Part of the square in Ziębice


Lewin Brzeski
54 km NE,
51 km NE, 30 km SV, 57 km NE, 39 km NV, 64 km SE, 28 km NE, 8 km NV, 26 km SV, 41 km SV, 34 km NV, 41 km SE, 79 km NE, 32 km SE, 19 km S, 24 km N, 58 km NV, 84 km N, 18 km V, 32 km SV


9.470 (2006)

Location and history

Ziębice is located in the southeastern part of the Lower Silesian region, 84 km south of Wrocław, on the river Oława.

During the Tatar invasion of Silesia in 1241 and the resulting destruction, Ziębice was a small settlement named Sambice. Shortly before 1250, the city gained market town rights. In the following centuries, the city flourished under the rulers of the Piast genus. In the years 1322-1448, an independent principality existed with the center of Ziębice (Księstwo Ziębickie), which included a large area including cities such as Strzelin, Dzierzoniów, Ząbkowice and Paczków. After that, the city came under Czech rule, but after the Silesian wars in the mid-18th century. Ziębice heard during Prussia. From the 19th century. Ziębice became more of an industrial city, with a canning factory, ceramics, sugar factory and brewery. From 1945 the city again belonged to Poland.

Town hall building on the square in Ziębice

Tourist attractions

The ancient city of Ziębice within the walls includes a large number of ancient and valuable building monuments. The medieval town plan is preserved.
In an almost circular circle around the old town – just outside the preserved parts of the city wall – now the ring street ul.Wałowa (Voldgade).

City Hall
The current town hall building at the square is the result of a basic redevelopment around 1890. Of the former building, only the Renaissance-style tower (from 1561) remains. Of municipal offices, the national register is housed in the building by the square, while the house also houses the Regional Museum, which specializes in exhibitions of household utensils.

St. Jørgen's Church (Kościół św. Jerzego)
The church is the oldest building memorial in the city and is composed of a two-ship early Gothic church room from 1265-75 and a three-ship, Gothic choir from 1477-1504. Later remodels have not significantly changed the original form, and we have elements of Gothic, Renaissance, Baroque and Rococo side by side. Next to the church is a bell tower from the 15th century. – The church books go back to 1638.

St. Jørgen's Church (Kościół św. Jerzego)

The Order of the Lord of the Sisters' Abbey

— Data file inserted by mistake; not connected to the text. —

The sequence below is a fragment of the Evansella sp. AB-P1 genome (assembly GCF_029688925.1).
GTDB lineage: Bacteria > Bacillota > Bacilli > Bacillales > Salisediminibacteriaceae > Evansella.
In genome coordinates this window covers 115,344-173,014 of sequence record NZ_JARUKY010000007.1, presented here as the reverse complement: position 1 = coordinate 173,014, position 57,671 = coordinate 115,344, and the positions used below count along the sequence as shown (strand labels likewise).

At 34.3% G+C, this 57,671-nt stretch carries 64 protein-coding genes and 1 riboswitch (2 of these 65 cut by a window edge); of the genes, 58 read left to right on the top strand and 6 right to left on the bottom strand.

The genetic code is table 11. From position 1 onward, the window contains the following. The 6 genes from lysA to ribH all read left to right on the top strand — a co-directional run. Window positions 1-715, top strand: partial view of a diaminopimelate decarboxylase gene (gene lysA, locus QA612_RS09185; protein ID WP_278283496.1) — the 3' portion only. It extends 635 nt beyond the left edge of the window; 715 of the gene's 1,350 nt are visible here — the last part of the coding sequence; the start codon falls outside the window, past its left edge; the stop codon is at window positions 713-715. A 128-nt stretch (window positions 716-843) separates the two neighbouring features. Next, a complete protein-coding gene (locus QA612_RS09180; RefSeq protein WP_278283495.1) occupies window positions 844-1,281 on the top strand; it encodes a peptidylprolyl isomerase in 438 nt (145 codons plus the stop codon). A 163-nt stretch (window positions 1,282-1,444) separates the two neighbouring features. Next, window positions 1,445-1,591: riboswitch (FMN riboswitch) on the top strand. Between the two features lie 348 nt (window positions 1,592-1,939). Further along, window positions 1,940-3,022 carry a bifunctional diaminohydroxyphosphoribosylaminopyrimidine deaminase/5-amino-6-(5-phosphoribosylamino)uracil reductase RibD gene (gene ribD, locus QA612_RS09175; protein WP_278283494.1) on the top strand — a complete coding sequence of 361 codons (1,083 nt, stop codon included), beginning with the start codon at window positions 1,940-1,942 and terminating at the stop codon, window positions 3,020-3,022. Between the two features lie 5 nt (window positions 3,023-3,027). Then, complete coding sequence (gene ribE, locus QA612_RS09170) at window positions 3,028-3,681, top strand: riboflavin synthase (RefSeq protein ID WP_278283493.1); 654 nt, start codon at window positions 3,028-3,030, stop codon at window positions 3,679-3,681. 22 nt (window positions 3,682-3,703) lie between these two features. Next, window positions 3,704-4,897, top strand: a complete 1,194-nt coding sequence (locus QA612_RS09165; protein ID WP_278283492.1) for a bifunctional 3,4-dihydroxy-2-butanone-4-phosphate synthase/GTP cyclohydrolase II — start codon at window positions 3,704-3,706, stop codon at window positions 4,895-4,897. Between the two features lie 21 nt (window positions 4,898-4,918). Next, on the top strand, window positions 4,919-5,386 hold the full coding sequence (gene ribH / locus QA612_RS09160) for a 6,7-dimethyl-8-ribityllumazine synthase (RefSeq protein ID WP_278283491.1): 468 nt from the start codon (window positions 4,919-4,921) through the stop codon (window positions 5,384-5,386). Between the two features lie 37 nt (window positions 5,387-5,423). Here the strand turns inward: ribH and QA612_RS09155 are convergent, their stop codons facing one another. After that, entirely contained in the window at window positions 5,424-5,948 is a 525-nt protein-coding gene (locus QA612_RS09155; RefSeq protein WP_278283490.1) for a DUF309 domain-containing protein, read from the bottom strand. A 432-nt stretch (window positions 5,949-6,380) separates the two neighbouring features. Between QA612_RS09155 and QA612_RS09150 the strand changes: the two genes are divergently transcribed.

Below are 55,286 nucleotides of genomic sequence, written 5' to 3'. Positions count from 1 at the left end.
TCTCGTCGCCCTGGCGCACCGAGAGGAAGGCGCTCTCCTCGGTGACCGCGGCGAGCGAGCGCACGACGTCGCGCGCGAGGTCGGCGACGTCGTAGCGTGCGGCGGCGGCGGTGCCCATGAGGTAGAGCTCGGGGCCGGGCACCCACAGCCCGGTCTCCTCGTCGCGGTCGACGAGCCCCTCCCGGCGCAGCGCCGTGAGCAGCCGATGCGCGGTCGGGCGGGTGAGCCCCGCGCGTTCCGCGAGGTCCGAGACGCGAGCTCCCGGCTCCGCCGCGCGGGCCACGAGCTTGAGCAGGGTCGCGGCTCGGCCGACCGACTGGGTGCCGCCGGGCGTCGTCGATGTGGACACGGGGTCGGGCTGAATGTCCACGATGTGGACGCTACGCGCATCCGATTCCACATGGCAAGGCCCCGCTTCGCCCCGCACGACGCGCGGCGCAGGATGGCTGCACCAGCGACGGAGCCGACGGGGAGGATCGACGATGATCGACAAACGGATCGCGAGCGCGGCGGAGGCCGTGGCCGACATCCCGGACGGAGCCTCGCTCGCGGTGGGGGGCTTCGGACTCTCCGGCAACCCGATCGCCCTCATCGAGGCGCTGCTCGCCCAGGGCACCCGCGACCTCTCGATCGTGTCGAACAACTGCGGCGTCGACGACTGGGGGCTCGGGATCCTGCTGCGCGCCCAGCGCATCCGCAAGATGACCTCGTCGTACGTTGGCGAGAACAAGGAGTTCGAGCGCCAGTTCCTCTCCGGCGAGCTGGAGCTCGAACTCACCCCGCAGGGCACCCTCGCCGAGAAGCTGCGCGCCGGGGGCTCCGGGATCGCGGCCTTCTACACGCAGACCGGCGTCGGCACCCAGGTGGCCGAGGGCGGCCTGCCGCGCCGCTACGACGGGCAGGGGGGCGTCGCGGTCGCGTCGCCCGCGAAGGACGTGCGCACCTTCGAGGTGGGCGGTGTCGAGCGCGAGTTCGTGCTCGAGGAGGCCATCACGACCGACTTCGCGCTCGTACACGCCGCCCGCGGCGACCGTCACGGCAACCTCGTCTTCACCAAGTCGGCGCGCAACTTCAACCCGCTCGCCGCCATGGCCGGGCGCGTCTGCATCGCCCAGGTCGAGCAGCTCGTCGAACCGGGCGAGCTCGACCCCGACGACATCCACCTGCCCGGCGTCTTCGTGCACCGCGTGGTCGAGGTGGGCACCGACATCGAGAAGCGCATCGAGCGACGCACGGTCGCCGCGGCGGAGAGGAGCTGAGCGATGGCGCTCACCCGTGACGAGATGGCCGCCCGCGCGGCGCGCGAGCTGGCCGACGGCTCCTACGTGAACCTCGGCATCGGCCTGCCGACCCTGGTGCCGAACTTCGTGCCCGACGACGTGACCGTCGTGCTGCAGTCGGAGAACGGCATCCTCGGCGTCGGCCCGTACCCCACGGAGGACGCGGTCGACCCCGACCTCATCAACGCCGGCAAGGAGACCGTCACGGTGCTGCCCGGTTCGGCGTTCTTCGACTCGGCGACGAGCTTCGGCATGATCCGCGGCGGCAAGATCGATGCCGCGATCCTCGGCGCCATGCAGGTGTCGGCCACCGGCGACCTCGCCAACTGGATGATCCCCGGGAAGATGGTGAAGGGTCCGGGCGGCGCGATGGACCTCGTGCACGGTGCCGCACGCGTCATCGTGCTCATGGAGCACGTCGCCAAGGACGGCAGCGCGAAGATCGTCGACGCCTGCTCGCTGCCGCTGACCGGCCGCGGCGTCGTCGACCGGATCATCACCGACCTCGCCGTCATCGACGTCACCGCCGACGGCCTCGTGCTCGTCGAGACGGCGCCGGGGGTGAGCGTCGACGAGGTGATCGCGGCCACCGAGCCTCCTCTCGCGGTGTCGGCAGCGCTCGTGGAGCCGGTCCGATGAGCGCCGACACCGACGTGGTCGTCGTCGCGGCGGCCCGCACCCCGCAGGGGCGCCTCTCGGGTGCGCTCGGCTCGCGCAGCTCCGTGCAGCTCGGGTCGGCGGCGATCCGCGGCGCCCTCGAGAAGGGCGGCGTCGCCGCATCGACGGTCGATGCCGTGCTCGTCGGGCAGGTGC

goes back to the 13th year. and includes St. Peter and Paul's Church, built in 1726-30 in Baroque style, and the abbey building from the 18th century.

The former evangelical church
was built in 1796-97 at the site of the castle of the Ziębice princes in the 14th-15th century.

Chapel of the Body of Christ (Kaplica Bożego Ciała)
is a small baroque chapel, built in 1738.

City Wall and Brama Paczkowska
The city wall is built at the transition between the 13th and 14th century. Parts of the wall as well as the gate tower Brama Paczkowska are still preserved. The wall was rebuilt in the 15th and 16th centuries. – Originally there were 5 gates: Brama Nyska, Paczkowska, Wrocławska, Zamkowa and Tkacka.The moat around the city was filled up in 1780 and the city wall was demolished in 1819-50. The preserved parts are mainly in the northeastern part of the city. The preserved city gate: Brama Paczkowska was erected at the end of the 13th century. and rebuilt in 1324. The gate tower is square with an arched passage and is covered with a cone-shaped helmet.

Brama Paczkowska. The southern city gate of Ziębice

Surrounding Area

In the villages around Ziębice there are several examples of church art, chapels and churches, as well as some boundary stones from the 13th century that have marked the boundary between the Ziębice Principality and the so-called Diocese of Principality, ie. Nysa-Otmuchów area. Especially significant is Henryków, an old village with a Cistercian monastery and Witostowice with its castle by the water.

St. John's border (Granica or Jan)
At the end of the 13th century. marked – at the request of Prince Henryk Probus and Bishop Tomasz of Wroclaw – the boundary of the so-called bishopric, probably created by Bolesław Chrobry. The boundary was marked with boundary stones, of which 6 have been preserved to this day.

Witostowice (13 km north of Ziębice)
Witostowice is a small village with many recreational values north of Ziębice.
Castle in Witostowice:
In the village there is a historical castle, which for a time was the residence of the abbots in the monastery in Henryków. The castle was built on the initiative of the princes of Ziębice, probably in the early 14th century. The buildings – which are unfortunately in disrepair – consist of wings to 3 corners of the world (including a 5-story residential tower), but with an opening to the west. Surrounding the buildings are stone and earth fortifications and an outer ring wall; moreover, there is a wide moat.
Around Witostowice, natural forests extend on steep ridges.

Henryków (8 km northwest of Ziębice)
Henryków is a village on the Oława River northwest of Ziębice, known primarily for its large monastic complex.
Henryków .

The former Evangelical church in Ziębice


ziebice (The municipality's internet site in Polish, English and German). – Here also practical information for tourists.

Eating Out:

ziebice (The municipality's internet site in Polish, English and German). – Here also practical information for tourists.

Preserved parts of the city wall around Ziębice

Other Internet sites and sources

ziebice (The municipality's internet site in Polish, English and German)

Translated into English by Google Translate. Spangshus.dk accept no liability for any errors or omissions in translation.

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